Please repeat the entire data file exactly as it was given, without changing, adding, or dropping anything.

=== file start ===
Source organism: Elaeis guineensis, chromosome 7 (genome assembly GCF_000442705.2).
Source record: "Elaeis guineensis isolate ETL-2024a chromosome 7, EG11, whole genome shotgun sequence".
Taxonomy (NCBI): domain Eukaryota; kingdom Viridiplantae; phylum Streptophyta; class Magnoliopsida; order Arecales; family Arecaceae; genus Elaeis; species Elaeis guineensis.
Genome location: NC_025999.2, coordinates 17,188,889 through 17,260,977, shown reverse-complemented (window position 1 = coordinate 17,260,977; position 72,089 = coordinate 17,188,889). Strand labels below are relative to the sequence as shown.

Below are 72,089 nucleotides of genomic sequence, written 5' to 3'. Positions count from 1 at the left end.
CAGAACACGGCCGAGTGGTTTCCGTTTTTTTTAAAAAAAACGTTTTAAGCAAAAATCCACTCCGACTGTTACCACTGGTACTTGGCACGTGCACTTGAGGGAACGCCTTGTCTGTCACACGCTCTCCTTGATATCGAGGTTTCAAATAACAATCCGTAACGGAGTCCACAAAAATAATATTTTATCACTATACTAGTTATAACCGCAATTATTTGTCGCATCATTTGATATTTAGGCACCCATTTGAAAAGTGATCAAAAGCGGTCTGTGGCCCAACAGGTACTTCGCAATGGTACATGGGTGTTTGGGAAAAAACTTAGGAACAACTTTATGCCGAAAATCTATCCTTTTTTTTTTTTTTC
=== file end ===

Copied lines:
Source organism: Elaeis guineensis, chromosome 7 (genome assembly GCF_000442705.2).
Source record: "Elaeis guineensis isolate ETL-2024a chromosome 7, EG11, whole genome shotgun sequence".
Taxonomy (NCBI): domain Eukaryota; kingdom Viridiplantae; phylum Streptophyta; class Magnoliopsida; order Arecales; family Arecaceae; genus Elaeis; species Elaeis guineensis.
Genome location: NC_025999.2, coordinates 17,188,889 through 17,260,977, shown reverse-complemented (window position 1 = coordinate 17,260,977; position 72,089 = coordinate 17,188,889). Strand labels below are relative to the sequence as shown.

Below are 72,089 nucleotides of genomic sequence, written 5' to 3'. Positions count from 1 at the left end.
CAGAACACGGCCGAGTGGTTTCCGTTTTTTTTAAAAAAAACGTTTTAAGCAAAAATCCACTCCGACTGTTACCACTGGTACTTGGCACGTGCACTTGAGGGAACGCCTTGTCTGTCACACGCTCTCCTTGATATCGAGGTTTCAAATAACAATCCGTAACGGAGTCCACAAAAATAATATTTTATCACTATACTAGTTATAACCGCAATTATTTGTCGCATCATTTGATATTTAGGCACCCATTTGAAAAGTGATCAAAAGCGGTCTGTGGCCCAACAGGTACTTCGCAATGGTACATGGGTGTTTGGGAAAAAACTTAGGAACAACTTTATGCCGAAAATCTATCCTTTTTTTTTTTTTTC